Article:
It’s official. The trend that began with Ghajini as harmless flirtation with South Indian cinema has transcended into an obsession, elevating the, if we may use the term, Madras Cut films well beyond the muse status. And this south meets rest of India match has the blessings of the audience as well as the BS Brand Derby respondents, who voted Rohit Shetty-directed, Ajay Devgn-starrer 2011 film, Singham one of the most successful launches of the year.
Singham, produced by Reliance Entertainment, is a remake of a 2010 Tamil movie of the same name; the Tamil one also being co-produced by the same production house. It is also an esteemed member of the coveted Rs 100-crore club of Bollywood.
With a production budget of about Rs 46 crore (including production, publicity and release costs), the film pocketed Rs 102 crore (net) in domestic box office collections and another Rs 4 crore overseas. The movie with its gravity defying action sequences, smattered with a more than generous helping of punch lines cut ice with the audience is no secret. The pressing question of the hour is: why the audience ravishing hungrily this potboiler that lacked the usual trappings of a Bollywood super hit — designer clothes, foreign locales, festival/marriage sequences and often the last ditch effort to salvage the most unsalvageable of films, a Khan.
Singham is a classic example of a typical film curve: depiction of the existing world order, a disruption, ending with the re-establishment of previous world order or replacing the old with the new — an honest policeman, uprooted from his native village and pitted against a ruthless villain in an unfamiliar environment and how he emerges triumphant.
According to Sanjeev Lamba, CEO, Reliance Entertainment, the simplicity of the storyline was key to the film’s success. “It resonated well with the audience, making them empathise with him, feel his angst and eventually revel in his success.” He also attributes a the film’s success to its characters, mainly the protagonist and the antagonist, played by Prakash Raj, who reprised his role from the Tamil original. “After a really long time there has been a villain of an equal stature of the protagonist, a formidable foe so integral to such good versus evil stories, that makes the hero’s victory seem that much sweeter,” says Lamba.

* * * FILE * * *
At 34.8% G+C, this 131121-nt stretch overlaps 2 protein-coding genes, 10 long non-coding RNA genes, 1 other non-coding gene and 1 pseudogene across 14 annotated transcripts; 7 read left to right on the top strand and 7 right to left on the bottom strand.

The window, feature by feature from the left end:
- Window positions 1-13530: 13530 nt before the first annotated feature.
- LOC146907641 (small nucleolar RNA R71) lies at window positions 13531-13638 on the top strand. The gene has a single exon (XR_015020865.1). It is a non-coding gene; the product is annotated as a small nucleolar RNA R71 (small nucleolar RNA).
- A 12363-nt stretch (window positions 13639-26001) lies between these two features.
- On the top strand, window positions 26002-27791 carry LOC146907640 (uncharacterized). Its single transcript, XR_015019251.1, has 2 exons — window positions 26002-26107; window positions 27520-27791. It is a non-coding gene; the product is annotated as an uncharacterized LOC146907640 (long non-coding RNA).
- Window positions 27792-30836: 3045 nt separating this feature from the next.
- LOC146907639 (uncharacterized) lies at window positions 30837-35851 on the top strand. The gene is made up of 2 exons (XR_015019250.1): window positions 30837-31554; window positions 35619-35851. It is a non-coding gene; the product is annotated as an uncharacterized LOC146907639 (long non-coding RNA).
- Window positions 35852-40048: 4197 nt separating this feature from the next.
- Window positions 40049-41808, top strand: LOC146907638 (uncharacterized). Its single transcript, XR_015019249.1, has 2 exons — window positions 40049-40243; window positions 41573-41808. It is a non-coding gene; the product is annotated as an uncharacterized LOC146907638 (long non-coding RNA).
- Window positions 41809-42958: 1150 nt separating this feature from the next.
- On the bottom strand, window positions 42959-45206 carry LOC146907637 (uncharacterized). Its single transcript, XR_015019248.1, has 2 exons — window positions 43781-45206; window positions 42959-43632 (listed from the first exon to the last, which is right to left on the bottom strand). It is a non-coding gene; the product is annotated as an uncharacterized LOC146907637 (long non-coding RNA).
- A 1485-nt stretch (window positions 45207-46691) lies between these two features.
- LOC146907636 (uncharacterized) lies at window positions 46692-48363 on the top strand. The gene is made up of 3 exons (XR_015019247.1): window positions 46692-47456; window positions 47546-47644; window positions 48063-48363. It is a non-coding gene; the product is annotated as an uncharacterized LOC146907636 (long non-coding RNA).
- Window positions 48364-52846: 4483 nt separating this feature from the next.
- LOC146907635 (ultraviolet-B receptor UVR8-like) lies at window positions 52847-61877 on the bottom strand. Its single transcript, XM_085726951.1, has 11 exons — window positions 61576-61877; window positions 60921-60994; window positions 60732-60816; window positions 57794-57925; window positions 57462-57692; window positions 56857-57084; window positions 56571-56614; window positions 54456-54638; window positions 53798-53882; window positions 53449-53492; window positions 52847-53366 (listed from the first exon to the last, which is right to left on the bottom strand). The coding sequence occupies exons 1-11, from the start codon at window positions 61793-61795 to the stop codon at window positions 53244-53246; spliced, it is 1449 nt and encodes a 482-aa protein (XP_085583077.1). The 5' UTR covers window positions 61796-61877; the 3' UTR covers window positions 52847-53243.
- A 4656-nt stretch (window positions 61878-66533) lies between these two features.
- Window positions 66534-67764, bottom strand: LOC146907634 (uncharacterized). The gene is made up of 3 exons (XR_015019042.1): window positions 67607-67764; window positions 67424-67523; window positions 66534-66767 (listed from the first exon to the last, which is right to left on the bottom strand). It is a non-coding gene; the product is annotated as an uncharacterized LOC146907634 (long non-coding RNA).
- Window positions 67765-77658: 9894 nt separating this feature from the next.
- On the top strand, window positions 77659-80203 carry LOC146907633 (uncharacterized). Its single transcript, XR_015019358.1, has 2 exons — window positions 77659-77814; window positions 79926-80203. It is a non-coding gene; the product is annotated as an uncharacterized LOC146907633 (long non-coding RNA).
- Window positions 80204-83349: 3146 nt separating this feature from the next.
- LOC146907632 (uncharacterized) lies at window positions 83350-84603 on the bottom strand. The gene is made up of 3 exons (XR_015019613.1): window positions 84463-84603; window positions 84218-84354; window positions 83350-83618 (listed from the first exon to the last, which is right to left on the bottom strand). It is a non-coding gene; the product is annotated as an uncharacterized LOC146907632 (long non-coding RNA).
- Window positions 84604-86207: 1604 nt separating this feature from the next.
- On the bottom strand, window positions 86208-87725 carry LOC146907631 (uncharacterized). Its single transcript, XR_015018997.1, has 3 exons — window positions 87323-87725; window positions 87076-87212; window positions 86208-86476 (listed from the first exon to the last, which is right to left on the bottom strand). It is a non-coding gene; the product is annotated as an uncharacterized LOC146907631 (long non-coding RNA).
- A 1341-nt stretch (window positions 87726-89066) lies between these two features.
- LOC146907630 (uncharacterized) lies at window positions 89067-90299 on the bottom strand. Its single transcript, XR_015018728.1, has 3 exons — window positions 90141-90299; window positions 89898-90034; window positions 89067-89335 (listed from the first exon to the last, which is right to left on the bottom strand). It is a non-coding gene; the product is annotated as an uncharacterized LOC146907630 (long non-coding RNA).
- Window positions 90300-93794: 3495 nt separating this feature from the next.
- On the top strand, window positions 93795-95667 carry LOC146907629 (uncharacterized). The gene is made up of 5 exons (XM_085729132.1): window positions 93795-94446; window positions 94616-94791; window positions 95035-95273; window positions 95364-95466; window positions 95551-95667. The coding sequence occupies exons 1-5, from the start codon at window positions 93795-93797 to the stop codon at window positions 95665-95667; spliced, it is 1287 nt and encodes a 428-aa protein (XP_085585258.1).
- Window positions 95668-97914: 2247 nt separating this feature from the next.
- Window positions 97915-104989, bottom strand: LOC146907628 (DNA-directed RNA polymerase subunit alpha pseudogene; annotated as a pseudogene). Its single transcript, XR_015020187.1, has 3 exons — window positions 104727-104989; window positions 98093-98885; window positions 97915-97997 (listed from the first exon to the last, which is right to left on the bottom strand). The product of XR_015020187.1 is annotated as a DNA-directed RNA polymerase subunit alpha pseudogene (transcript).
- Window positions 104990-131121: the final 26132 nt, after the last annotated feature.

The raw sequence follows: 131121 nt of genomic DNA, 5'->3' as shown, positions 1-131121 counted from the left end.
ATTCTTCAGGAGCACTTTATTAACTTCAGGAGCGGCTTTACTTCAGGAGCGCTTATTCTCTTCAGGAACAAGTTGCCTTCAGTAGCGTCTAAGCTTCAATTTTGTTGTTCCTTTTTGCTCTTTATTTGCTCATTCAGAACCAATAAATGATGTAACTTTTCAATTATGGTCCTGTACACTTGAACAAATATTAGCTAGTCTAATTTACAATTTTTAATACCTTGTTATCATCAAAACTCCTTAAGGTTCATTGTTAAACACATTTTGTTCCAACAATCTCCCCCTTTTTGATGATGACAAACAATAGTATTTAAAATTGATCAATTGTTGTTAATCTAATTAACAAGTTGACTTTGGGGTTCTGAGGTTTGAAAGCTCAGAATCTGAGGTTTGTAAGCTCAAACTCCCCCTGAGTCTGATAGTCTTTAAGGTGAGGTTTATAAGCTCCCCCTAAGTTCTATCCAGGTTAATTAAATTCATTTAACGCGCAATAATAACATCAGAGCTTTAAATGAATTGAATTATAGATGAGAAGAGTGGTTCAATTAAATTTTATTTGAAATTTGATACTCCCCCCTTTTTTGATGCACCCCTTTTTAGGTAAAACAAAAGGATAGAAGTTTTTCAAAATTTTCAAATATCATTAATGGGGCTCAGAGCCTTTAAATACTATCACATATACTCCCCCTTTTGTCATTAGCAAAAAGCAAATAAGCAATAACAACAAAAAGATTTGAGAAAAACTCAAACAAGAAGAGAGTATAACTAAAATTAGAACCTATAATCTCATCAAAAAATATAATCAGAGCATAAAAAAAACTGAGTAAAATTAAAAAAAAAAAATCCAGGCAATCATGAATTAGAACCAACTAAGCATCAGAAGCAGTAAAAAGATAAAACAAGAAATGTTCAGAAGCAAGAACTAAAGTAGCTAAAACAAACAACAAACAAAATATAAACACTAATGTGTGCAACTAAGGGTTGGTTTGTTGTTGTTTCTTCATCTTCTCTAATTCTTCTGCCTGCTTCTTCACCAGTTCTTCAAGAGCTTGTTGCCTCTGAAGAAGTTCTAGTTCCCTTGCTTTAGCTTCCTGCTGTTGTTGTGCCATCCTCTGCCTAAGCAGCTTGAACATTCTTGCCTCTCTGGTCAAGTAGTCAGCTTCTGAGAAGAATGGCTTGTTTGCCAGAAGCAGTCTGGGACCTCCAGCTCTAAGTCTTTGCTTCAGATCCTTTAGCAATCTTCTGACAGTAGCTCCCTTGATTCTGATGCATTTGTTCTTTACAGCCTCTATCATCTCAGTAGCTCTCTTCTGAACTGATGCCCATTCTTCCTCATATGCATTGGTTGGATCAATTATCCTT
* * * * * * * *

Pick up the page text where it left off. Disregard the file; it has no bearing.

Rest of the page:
The makers identified this aspect quite early on and their promotional strategy reflected it. The film is a cocktail of romance, comedy, inter-family discord and of course action. Yet, the first trailers of the movie that released six to eight weeks prior to its July release made no allusions to these elements. “It (the trailer) was unapologetic. It portrayed Singham as an hard core action film, with the emotional high points as visible through its key dialogues,” says Lamba.
The print campaign that accompanied the trailer’s theatrical release maintained this core theme as well. The usage of the lion graphic in the background and a colour palette of orange, red and yellow, served to highlight the films underlining ferocity. Without getting distracted by multiple elements, it stayed focussed of the protagonist and the antagonist.
Though Bollywood has dabbled in the past in Hollywood-style sophisticated and classier action sequence, its own brand of action continues to dominate the scene. The reason is obvious, say trade analysts. The country has around 4,500 cinema screens in the Hindi speaking belt. Of these only 1,200 are multiplexes, mostly in urban areas. The rest are single screens, appealing to a certain “economic-cultural type”. This larger base that brings in the volumes demands stories that they can interpret, identify with and more importantly entertain them. That should explain in part the resurgence in the very Indian, very earthy film themes, ones that appeal to the Indian in us.
But the challenge begins with the choice of this audience that is as varied in its preferences as it is diverse in geography. A universal theme that connects across this belt is what Singham and others before it discovered and those after it will continue to as well. But as depicted by the numbers, there is a risk of isolating the overseas audience.
Another voice adds a note of cynicism to Bollywood’s focus on the Hindi heartland. The logic: ticket prices abroad for an average Bollywood film could range from $15-25, while those for even the latest Hollywood blockbusters could be as low as $5-7. With layoffs and fewer job opportunities being the top of mind subjects, the non resident Indian may just not be one’s safest bet at the moment for the more expensive productions.
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